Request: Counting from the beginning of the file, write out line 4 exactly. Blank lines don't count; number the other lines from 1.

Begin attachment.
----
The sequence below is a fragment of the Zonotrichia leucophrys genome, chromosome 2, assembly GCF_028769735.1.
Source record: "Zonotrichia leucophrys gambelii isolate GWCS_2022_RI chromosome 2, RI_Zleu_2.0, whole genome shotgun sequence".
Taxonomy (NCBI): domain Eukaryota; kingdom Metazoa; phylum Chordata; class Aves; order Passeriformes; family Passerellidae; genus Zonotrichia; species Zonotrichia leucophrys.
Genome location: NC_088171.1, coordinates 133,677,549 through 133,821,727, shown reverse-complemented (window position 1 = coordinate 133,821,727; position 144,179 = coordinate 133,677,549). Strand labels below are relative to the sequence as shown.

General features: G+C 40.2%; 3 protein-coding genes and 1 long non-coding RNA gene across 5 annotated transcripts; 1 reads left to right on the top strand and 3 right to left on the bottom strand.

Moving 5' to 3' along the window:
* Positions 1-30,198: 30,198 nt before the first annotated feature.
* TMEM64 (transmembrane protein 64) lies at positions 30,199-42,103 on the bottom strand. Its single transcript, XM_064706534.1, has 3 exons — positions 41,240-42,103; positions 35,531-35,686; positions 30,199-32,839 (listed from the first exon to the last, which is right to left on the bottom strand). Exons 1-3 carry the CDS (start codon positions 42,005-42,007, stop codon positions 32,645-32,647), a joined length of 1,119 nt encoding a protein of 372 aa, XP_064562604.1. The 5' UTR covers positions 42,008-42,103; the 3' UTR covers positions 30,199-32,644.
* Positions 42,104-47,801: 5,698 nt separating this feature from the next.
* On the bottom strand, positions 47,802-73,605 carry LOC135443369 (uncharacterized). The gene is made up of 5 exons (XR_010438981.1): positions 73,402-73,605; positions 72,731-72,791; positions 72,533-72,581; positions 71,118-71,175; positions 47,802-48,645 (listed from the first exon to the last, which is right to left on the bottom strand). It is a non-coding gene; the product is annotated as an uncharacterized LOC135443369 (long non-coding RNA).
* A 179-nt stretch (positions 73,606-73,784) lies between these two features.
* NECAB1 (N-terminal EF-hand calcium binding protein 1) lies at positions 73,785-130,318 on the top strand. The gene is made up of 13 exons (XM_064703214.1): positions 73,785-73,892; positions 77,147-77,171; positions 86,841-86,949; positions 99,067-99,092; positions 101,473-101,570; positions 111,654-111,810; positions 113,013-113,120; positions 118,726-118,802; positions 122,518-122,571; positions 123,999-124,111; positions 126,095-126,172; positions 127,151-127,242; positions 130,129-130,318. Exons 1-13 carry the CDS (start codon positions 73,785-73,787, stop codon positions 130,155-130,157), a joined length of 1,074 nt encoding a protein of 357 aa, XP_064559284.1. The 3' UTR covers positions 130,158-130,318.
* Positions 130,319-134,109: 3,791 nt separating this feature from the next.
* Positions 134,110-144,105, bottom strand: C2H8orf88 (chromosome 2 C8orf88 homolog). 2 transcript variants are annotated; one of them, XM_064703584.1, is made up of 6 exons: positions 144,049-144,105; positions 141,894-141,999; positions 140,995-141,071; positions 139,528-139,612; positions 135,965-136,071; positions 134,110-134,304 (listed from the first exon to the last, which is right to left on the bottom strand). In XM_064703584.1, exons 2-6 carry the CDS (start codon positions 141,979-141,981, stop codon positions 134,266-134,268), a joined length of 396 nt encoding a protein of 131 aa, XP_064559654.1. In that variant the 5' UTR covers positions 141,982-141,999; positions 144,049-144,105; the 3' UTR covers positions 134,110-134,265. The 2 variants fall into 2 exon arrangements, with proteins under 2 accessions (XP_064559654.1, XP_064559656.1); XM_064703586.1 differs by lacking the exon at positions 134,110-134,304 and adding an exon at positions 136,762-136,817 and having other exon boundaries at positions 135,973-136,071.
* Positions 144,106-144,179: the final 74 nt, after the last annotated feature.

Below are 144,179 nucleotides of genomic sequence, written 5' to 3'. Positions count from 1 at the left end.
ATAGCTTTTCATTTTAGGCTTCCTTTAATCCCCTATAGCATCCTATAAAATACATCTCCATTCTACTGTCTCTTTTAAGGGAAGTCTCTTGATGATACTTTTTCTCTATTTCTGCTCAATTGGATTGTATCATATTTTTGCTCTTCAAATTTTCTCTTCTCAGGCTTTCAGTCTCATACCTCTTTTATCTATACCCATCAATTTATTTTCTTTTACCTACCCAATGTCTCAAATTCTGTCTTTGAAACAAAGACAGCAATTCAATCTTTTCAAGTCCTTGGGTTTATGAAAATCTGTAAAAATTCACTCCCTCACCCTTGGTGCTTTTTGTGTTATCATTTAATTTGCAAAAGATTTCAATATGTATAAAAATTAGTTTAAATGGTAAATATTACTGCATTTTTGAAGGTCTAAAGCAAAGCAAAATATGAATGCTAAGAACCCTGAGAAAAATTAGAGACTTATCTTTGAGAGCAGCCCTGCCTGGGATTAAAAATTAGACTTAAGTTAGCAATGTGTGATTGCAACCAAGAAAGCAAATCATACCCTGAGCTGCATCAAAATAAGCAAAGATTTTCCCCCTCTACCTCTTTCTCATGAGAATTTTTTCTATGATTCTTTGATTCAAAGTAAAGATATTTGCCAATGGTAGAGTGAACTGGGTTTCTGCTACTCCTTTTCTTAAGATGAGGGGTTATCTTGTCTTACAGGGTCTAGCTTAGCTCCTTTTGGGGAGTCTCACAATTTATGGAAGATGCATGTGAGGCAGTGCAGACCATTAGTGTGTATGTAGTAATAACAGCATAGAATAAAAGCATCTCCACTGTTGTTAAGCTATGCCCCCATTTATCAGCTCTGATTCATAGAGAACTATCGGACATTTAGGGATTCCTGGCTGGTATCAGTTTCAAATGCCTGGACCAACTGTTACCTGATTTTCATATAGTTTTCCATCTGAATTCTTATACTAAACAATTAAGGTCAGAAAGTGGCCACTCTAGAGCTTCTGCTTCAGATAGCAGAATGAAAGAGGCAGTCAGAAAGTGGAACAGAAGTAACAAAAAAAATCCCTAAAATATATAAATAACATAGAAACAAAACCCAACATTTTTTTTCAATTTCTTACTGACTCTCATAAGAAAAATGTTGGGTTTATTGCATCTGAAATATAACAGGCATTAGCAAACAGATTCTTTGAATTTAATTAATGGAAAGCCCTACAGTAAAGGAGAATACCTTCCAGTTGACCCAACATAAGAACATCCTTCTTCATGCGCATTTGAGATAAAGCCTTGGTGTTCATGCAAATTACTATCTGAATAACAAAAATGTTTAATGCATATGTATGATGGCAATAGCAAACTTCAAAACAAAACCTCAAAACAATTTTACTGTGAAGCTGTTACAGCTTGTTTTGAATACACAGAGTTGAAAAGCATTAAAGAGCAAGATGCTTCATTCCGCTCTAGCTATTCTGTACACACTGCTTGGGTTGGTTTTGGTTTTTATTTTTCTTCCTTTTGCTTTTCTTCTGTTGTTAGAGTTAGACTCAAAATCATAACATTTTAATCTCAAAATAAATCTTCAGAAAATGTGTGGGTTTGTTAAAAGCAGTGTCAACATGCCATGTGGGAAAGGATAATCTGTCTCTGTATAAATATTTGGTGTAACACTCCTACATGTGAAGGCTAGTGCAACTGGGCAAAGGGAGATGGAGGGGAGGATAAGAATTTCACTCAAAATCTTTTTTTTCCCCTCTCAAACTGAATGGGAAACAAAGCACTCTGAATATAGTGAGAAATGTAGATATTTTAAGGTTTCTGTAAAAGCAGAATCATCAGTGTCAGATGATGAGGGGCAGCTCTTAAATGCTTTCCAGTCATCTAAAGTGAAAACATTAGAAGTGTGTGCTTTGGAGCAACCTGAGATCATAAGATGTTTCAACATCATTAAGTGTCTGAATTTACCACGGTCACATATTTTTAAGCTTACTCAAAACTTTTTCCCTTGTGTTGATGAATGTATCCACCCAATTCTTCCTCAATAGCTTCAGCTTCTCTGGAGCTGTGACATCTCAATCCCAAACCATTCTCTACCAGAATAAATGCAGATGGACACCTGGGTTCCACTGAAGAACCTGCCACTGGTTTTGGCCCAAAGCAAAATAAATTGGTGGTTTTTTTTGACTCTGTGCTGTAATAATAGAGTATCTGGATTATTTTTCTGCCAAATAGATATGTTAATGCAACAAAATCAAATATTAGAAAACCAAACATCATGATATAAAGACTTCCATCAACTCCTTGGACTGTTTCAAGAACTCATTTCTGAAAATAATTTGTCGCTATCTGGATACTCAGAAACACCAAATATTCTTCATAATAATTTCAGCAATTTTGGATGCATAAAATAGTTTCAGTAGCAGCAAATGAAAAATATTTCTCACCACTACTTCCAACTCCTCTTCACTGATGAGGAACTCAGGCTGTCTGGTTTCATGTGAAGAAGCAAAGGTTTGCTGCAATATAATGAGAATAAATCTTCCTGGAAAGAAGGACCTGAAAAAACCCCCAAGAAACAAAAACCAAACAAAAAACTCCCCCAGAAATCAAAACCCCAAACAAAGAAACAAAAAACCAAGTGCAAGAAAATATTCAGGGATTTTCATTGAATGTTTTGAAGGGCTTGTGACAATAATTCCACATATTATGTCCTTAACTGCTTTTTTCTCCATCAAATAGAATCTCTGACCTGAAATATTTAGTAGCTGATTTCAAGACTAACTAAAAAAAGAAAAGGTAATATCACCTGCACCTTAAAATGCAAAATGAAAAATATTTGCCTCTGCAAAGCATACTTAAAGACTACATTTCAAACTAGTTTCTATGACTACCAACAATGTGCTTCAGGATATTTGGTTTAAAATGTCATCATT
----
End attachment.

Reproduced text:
Genome location: NC_088171.1, coordinates 133,677,549 through 133,821,727, shown reverse-complemented (window position 1 = coordinate 133,821,727; position 144,179 = coordinate 133,677,549). Strand labels below are relative to the sequence as shown.